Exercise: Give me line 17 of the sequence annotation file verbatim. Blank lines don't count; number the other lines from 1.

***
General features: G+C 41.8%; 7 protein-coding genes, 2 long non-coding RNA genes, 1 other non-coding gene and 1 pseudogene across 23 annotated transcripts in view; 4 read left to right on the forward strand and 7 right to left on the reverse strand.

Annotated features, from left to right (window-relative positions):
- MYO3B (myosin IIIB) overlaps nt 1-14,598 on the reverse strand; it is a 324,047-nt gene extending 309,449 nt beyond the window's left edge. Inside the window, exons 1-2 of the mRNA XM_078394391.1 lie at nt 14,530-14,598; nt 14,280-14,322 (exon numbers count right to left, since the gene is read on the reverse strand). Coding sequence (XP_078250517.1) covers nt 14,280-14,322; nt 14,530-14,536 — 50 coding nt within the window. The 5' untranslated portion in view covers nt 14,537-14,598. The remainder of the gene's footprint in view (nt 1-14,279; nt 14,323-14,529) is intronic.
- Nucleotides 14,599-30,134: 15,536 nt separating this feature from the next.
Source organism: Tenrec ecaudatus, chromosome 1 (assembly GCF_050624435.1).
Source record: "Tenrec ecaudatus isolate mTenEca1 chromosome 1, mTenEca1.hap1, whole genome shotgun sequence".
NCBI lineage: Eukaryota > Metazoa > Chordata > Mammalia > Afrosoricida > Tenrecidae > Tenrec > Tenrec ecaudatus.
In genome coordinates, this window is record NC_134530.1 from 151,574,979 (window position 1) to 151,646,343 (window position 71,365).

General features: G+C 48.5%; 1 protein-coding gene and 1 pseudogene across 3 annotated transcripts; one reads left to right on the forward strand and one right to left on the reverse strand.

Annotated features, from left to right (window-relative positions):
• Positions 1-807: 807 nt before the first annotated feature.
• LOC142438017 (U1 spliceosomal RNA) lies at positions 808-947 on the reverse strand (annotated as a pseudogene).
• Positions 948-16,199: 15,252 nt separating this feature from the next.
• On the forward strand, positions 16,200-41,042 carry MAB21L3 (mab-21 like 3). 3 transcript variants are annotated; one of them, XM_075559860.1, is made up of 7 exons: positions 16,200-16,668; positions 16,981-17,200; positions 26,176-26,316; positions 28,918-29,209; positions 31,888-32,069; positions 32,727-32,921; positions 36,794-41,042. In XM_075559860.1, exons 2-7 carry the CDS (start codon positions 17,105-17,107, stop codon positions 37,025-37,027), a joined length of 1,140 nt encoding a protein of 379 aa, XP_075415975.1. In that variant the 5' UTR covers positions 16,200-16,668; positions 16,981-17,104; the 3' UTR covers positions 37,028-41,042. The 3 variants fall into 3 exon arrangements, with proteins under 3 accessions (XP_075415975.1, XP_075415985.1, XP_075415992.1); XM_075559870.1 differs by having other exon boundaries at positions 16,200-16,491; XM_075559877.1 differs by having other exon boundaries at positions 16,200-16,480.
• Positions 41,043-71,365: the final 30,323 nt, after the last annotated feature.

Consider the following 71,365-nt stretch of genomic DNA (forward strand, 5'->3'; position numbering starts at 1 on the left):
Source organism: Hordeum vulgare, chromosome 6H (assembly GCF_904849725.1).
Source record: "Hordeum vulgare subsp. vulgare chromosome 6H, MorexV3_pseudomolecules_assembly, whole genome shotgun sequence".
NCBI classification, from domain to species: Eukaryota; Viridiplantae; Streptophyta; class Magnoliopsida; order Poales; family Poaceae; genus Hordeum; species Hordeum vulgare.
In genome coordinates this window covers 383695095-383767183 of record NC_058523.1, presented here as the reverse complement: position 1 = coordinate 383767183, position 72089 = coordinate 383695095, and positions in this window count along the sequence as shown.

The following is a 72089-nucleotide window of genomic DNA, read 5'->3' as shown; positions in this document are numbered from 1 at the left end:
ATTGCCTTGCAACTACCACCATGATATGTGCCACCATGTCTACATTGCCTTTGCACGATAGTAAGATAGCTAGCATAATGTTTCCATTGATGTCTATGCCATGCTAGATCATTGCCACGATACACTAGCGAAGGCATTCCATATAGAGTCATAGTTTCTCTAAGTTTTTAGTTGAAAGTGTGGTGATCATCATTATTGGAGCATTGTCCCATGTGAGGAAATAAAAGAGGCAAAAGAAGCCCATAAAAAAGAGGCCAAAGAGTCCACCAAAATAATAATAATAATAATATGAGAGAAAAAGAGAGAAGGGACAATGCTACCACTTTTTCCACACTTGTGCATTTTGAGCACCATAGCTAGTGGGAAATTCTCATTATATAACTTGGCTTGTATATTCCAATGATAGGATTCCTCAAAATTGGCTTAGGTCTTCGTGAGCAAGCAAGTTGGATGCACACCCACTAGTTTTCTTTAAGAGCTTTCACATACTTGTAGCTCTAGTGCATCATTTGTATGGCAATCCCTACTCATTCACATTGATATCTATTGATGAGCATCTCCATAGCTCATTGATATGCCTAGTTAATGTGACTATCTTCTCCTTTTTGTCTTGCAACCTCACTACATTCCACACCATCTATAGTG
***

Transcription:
Source organism: Hordeum vulgare, chromosome 6H (assembly GCF_904849725.1).